This morning in a national publication I read about a story about “vaccine converts” – people who initially objected to the shot and later changed their minds.
The story concluded by saying grassroots campaigns might be more impactful at this point than public service ones.
Here is my grassroots two cents.
Although I’m in a hazy high risk area because of my age and underlying medical conditions, I didn’t hop into line the moment the vaccine became available to me, and I probably know more about COVID and COVID vaccines than the average person.
Read on for my objections and why I changed my mind.
As a pheochromocytoma survivor, can I safely have a shot of epinephrine if needed?
Absolutely, yes, my endocrinologist asssured me. I’ve had no symptoms since my left adrenal gland was removed in 2002, which she felt was really remarkable.
She recommended one of two vaccines (based on my medical history) and a hospital setting for receiving the vaccine.
That was April. I stalled until June.
As someone who has chronic hives and asthma, will I be more prone to a reaction? What happens if I do – especially since I can’t take some of the standard medications to treat any reactions?
I felt my odds of having a reaction to a COVID-19 vaccine were lower than the odds of catching COVID.
As instructed, I had the vaccine at a hospital. I provided my medical history. No one felt intimidated putting a shot in my arm.
Long-term effects are unknown
Well, I’ve taken some medications more than 20 years and the research doesn’t go out that far either.
I learned that reactions to vaccines typically show up in the first few months – and millions of people have been safely vaccinated.
I also learned that researchers have studied and worked with mRNA (used in the Pfizer and Moderna vaccines) for other vaccines and cancer treatments for decades.
Maybe I’ll just wait for more evidence.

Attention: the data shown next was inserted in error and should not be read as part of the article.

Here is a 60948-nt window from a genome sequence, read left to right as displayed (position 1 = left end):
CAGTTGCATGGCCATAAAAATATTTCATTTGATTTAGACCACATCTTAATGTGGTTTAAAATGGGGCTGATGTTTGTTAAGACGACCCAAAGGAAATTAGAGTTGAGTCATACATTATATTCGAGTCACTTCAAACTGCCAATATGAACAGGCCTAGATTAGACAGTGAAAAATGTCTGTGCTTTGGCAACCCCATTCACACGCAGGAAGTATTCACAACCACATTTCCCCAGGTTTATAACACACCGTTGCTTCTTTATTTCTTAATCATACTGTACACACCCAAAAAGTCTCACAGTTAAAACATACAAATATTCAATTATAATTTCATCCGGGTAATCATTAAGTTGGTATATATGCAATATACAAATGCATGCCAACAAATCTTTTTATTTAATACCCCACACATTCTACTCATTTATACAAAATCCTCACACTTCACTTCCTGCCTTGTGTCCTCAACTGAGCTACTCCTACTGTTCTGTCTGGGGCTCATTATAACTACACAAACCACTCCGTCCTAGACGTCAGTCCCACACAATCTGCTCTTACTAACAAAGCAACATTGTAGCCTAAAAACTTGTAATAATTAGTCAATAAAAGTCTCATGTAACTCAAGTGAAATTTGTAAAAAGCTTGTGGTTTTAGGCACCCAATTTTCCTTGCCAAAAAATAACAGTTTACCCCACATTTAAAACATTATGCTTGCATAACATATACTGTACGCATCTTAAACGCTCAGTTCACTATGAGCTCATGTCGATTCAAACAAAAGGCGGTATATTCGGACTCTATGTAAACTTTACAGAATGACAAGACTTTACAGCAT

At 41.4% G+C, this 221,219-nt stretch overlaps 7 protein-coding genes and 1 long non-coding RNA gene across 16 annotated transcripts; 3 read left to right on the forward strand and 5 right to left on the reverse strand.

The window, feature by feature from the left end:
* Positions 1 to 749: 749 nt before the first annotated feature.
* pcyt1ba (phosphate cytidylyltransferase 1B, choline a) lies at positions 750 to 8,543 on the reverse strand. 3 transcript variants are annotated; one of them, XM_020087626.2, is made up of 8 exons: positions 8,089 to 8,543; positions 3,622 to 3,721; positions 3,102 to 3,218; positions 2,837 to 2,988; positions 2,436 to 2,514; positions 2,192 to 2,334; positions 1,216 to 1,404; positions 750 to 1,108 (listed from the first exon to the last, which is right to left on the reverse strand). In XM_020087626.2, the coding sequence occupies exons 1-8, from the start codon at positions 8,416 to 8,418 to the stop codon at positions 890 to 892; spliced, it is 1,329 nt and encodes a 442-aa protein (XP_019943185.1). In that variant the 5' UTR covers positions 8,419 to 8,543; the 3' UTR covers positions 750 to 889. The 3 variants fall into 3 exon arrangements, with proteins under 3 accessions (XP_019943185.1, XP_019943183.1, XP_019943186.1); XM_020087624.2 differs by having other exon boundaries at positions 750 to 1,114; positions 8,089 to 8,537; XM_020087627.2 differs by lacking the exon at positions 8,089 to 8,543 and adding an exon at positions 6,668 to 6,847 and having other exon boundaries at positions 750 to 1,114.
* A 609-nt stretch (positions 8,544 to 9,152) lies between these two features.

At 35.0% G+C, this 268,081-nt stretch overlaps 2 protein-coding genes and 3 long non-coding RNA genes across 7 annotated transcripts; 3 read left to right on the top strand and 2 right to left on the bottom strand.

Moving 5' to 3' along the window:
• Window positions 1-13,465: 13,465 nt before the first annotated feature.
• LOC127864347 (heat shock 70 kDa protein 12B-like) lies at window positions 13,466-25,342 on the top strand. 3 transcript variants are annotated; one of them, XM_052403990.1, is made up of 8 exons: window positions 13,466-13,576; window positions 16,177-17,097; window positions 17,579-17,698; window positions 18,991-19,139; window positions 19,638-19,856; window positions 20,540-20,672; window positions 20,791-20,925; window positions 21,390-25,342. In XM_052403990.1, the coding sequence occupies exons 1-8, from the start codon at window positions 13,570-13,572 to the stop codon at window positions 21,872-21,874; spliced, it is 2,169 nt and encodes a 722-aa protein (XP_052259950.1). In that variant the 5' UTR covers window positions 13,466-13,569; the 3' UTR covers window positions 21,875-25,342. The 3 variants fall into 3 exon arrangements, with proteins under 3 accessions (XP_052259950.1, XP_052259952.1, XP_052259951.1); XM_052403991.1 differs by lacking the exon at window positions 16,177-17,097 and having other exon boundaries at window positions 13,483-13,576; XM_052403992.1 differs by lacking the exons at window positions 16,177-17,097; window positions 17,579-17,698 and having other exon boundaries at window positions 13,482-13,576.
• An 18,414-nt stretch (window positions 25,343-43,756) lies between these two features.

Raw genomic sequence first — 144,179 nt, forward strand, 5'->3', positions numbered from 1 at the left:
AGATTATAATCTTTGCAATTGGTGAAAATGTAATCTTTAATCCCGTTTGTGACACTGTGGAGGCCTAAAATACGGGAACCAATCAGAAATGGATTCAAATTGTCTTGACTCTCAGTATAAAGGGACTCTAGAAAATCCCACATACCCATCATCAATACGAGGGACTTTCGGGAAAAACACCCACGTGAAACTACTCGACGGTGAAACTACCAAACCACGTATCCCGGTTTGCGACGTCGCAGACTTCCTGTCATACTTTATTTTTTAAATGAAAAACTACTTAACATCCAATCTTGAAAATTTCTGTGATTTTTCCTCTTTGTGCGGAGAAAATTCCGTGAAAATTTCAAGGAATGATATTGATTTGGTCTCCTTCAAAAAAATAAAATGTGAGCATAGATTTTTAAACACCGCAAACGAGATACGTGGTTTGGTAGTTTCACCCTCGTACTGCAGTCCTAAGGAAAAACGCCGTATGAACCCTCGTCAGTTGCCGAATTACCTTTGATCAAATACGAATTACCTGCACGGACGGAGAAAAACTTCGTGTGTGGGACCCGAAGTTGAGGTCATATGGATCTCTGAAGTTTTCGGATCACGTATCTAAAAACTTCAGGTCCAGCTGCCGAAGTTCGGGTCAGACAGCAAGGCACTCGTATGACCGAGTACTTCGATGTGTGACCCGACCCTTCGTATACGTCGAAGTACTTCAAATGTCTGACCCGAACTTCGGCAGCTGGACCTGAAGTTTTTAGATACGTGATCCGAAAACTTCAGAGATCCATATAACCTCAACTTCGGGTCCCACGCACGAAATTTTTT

The research world will never gather enough statistics on people with my strange combination of maladies. And it’s not just me.
I also have two adult children who developed petechiae from medications: one from an antiviral, another from an antibiotic. One these children also had a drug allergy to a common nonsteroidal anti-inflammatory drugs.
Another adult child had mild Stephen Johnson syndrome in response to an antibiotic. So we are careful when we begin new medications and treatments.
Here’s what changed some of our minds.
One particular vaccine worked well with five different family members with an age range of 14 to 85.
Side effects were mild for these five.
Other responsibilities in my life
Two family members have dementia. Other family members have other health concerns. I have elderly parents. These are all vulnerable people.
A senior who cares for an elderly mother told me during an interview why, despite his own concerns about long-term effects, he was vaccinated. He said, “I have to take care of today.”
So do I. So I did.
The Delta variant
The Delta variant is 60% more transmissible than the original strain that circulated at the beginning of the pandemic.
So social distancing and facemasks alone may be insufficient protection against this variant. I’m not ditching them, though.
My own tiny contribution to herd immunity
My tagline became, “One giant step for me, one small step for herd immunity.”
If we all wait for herd immunity, we’ll never see herd immunity.
Headache after the first shot only. No fever ever.
Body aches, fatigue and “spacey” for two days after each shot. I slept away a total of four afternoons.
The day I became fully vaccinated was my 60th birthday.
I am not sorry.